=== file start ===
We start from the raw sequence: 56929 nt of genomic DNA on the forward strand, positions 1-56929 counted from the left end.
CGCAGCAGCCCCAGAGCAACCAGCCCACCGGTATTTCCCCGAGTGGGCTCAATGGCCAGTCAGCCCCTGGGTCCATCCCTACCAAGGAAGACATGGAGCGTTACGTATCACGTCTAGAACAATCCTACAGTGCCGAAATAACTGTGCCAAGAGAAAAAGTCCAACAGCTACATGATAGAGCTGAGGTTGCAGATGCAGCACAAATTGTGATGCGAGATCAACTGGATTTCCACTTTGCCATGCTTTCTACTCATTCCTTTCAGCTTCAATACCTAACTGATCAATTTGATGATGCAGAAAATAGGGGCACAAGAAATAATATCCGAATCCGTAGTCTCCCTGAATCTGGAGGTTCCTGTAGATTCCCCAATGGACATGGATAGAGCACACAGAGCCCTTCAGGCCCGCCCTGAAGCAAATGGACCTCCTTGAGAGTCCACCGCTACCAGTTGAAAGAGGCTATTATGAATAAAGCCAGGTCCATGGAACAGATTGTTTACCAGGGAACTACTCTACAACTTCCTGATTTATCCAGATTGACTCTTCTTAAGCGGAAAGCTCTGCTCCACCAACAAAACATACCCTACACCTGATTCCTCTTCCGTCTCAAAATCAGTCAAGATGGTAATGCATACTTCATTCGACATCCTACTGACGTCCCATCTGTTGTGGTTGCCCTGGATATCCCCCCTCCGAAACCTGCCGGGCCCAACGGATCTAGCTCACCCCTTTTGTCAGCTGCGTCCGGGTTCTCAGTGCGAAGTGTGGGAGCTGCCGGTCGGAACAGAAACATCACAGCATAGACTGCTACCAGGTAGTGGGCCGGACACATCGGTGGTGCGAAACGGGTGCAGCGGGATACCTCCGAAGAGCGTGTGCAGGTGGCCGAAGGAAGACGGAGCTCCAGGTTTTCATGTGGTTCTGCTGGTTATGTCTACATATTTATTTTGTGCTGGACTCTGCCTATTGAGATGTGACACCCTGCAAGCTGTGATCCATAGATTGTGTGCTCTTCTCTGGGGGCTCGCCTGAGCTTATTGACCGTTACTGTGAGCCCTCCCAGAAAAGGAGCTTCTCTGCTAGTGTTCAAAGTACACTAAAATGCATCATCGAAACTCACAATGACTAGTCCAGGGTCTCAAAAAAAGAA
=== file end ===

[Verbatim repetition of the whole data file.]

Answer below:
We start from the raw sequence: 56929 nt of genomic DNA on the forward strand, positions 1-56929 counted from the left end.
CGCAGCAGCCCCAGAGCAACCAGCCCACCGGTATTTCCCCGAGTGGGCTCAATGGCCAGTCAGCCCCTGGGTCCATCCCTACCAAGGAAGACATGGAGCGTTACGTATCACGTCTAGAACAATCCTACAGTGCCGAAATAACTGTGCCAAGAGAAAAAGTCCAACAGCTACATGATAGAGCTGAGGTTGCAGATGCAGCACAAATTGTGATGCGAGATCAACTGGATTTCCACTTTGCCATGCTTTCTACTCATTCCTTTCAGCTTCAATACCTAACTGATCAATTTGATGATGCAGAAAATAGGGGCACAAGAAATAATATCCGAATCCGTAGTCTCCCTGAATCTGGAGGTTCCTGTAGATTCCCCAATGGACATGGATAGAGCACACAGAGCCCTTCAGGCCCGCCCTGAAGCAAATGGACCTCCTTGAGAGTCCACCGCTACCAGTTGAAAGAGGCTATTATGAATAAAGCCAGGTCCATGGAACAGATTGTTTACCAGGGAACTACTCTACAACTTCCTGATTTATCCAGATTGACTCTTCTTAAGCGGAAAGCTCTGCTCCACCAACAAAACATACCCTACACCTGATTCCTCTTCCGTCTCAAAATCAGTCAAGATGGTAATGCATACTTCATTCGACATCCTACTGACGTCCCATCTGTTGTGGTTGCCCTGGATATCCCCCCTCCGAAACCTGCCGGGCCCAACGGATCTAGCTCACCCCTTTTGTCAGCTGCGTCCGGGTTCTCAGTGCGAAGTGTGGGAGCTGCCGGTCGGAACAGAAACATCACAGCATAGACTGCTACCAGGTAGTGGGCCGGACACATCGGTGGTGCGAAACGGGTGCAGCGGGATACCTCCGAAGAGCGTGTGCAGGTGGCCGAAGGAAGACGGAGCTCCAGGTTTTCATGTGGTTCTGCTGGTTATGTCTACATATTTATTTTGTGCTGGACTCTGCCTATTGAGATGTGACACCCTGCAAGCTGTGATCCATAGATTGTGTGCTCTTCTCTGGGGGCTCGCCTGAGCTTATTGACCGTTACTGTGAGCCCTCCCAGAAAAGGAGCTTCTCTGCTAGTGTTCAAAGTACACTAAAATGCATCATCGAAACTCACAATGACTAGTCCAGGGTCTCAAAAAAAGAA